To talk about queries, we need to be more precise about what we mean by collections of values. Pure relational algebra is based on sets of rows, but actual relational databases use multisets (bags) or ordered multisets (permutations). To model collections abstractly, we look at sets/bags/permutations of rows and apply the category theory dictum: "What is the interface that these various collections of rows implement?" and "How do we generalize queries based on such an interface?"

    First, let us stick with simple set collections. When we write a SQL query such as SELECT F(a,b) FROM as AS a, bs AS b WHERE P(a,b) the SQL compiler translates that pretty syntax into a relational-algebra expression in terms of selection, projection, joins, and Cartesian product.

    There is no reason to restrict the relational algebra operators to work over just sets (or bags, or permutations) of rows. Instead, we can define similar operators on any collection of values of arbitrary type T.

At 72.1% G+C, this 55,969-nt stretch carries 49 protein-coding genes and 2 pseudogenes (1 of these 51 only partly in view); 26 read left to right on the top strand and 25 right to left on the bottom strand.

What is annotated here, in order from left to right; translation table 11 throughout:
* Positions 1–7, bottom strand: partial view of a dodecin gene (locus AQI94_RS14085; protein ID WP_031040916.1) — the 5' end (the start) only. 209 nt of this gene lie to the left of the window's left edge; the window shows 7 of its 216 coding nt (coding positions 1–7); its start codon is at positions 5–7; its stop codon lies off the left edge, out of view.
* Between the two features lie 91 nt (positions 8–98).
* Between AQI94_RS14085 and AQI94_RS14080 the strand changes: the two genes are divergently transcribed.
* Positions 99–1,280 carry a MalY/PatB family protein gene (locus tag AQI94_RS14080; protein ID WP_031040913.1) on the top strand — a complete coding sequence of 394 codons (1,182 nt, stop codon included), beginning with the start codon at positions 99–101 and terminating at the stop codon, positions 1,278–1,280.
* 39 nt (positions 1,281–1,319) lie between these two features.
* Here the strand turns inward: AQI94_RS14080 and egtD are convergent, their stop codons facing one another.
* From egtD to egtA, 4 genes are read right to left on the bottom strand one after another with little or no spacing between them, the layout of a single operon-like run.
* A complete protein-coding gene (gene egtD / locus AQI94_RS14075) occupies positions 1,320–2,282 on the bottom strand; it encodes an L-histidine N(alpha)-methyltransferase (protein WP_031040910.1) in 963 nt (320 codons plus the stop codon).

Rather incredibly, an interface of this shape is well known in category theory. It is called a monad, where the type constructor is a functor of the monad; the constructor is the unit of the monad; SelectMany is the bind of the monad; and ∅ and ∪ are the neutral element and addition, respectively. For the rest of us, they are just the signatures for methods defined on an abstract interface for collections.

    This is no theoretical curiosity. We can play the same syntactic tricks that SQL does with relational algebra, but using monads instead. Such monad comprehensions have been recognized as a versatile query language by both functional programmers and database researchers.